A noun is a word which names something. ‘Noun’ comes from the Latin word ‘nomen’ meaning name. It can refer to something that is concrete or material, meaning it can be seen, or it may be abstract, naming something that is not visible or tangible. Here are some examples:

People – Henry, Tobias, Ben, Sarah

An occupation - teacher, plumber, athlete

A place - London, Wellington, Tehran, Tel Aviv

A thing - glass, knife, pool, tree, towel

An animal – cat, dog, monkey, rhinoceros.

A feeling, idea or quality – weakness, strength, joy, fear, annoyance, wisdom, patience.

Some short sentence examples:

My neighbour, Ben Davies, is a plumber.

I love visiting The Louvre in Paris.

My cat brings me joy.

Types of Nouns

Now, let’s look at the different sorts of nouns.

  • Common noun

  • Proper noun

  • Concrete (material) noun

  • Abstract noun

  • Countable noun

  • Uncountable noun

  • Possessive noun

  • Compound noun

  • Feminine/Masculine nouns

  • Collective noun

Common Nouns

Common nouns are words that name people, animals, places and things. They are common, or general names, and are not given capital letters. For example: man, cleaner, bird, cake, phone, television. They can have an article preceding them (a, an, the).

Examples of common nouns in sentences:

I live in the city and, most days, I take a bus. Note: We wouldn’t write “I live in city” or “I take bus”.

Joanne bakes dinner for her family. Note: sometimes, in English, the article is not necessary, or is optional.

People enjoy eating cakes.

eAngel English Grammar Nouns. A noun is a word which names something.

Proper Nouns

Proper nouns refer to the names of people, places, days of the week, month or special events. They are always capitalized.

Her name is Andrea and she comes from Spain.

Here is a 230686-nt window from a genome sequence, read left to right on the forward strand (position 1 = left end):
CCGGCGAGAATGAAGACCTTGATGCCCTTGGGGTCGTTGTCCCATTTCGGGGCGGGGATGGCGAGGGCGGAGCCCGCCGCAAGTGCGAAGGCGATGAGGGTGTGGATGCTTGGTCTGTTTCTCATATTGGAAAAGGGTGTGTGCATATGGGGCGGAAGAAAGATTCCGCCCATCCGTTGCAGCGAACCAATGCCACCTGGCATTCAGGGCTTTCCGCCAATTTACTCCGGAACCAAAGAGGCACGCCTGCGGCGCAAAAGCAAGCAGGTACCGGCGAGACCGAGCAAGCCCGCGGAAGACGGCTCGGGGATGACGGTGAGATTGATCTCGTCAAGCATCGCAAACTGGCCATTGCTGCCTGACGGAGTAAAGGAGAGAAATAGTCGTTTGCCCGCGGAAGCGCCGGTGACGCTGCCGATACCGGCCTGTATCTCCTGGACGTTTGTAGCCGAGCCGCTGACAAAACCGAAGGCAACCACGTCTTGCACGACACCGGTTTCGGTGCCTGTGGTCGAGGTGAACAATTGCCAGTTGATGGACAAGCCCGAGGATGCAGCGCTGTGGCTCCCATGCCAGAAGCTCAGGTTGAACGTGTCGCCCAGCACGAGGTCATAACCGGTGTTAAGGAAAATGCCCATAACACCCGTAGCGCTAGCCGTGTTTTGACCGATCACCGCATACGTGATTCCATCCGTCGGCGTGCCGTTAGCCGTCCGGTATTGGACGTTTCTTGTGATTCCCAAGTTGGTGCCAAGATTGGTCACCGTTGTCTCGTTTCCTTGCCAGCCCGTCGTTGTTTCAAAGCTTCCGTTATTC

She studies at Massey University.

I love visiting the Taj Mahal.

The family celebrates New Year’s Eve which is on Monday this year.

Have you seen the River Nile?

Sometimes, a word can be either a proper noun or a common noun. A good example is the word ‘government’. If you are referring to a particular government, such as the Australian Government, it has a capital letter. If you are talking about governments in general, then no capital letter is used.

He is working for the NZ Government.

A government is a group of people with authority over a state or country.

Concrete Nouns

Remember – concrete nouns refer to material objects, places and so forth.

Tree, boy, street, meal.

Abstract Nouns

Abstract nouns relate to ideas, qualities and feelings.

Fear, embarrassment, fun, attitude, weakness.

Countable Nouns

These can be singular or plural and are things that we can count.

Book, toy, plate, chair, painting.

When the word is plural, it can be used on its own, as follows:

I have friends.

Trees are beautiful.

Words such as ‘few’, ‘some’, ‘many’ and ‘any’ can be used with countable nouns. Numbers are also used. For example:

Here are a few pens and some books.

He owns many houses. Do you have any houses?

Jane has two cats and one horse.

Uncountable Nouns

These nouns relate to things that are not able to be counted.

They can relate to abstract ideas, or to material things which cannot be counted.

For example: drama, art, honey, information, electricity, money.

You cannot use a number in front of these nouns, however, you can use words like ‘some’, ‘little’, ‘much’, ‘any’. For example:

I enjoy a little honey on my toast.

Do you have any rice in your pantry?

There has been some news about the storm.

When you are giving a measure, you cannot say, for example, I like two honeys on my toast. What you can say is: I like two teaspoons of honey on my toast. It requires a number, a measure, the word ‘of’ and the uncountable noun.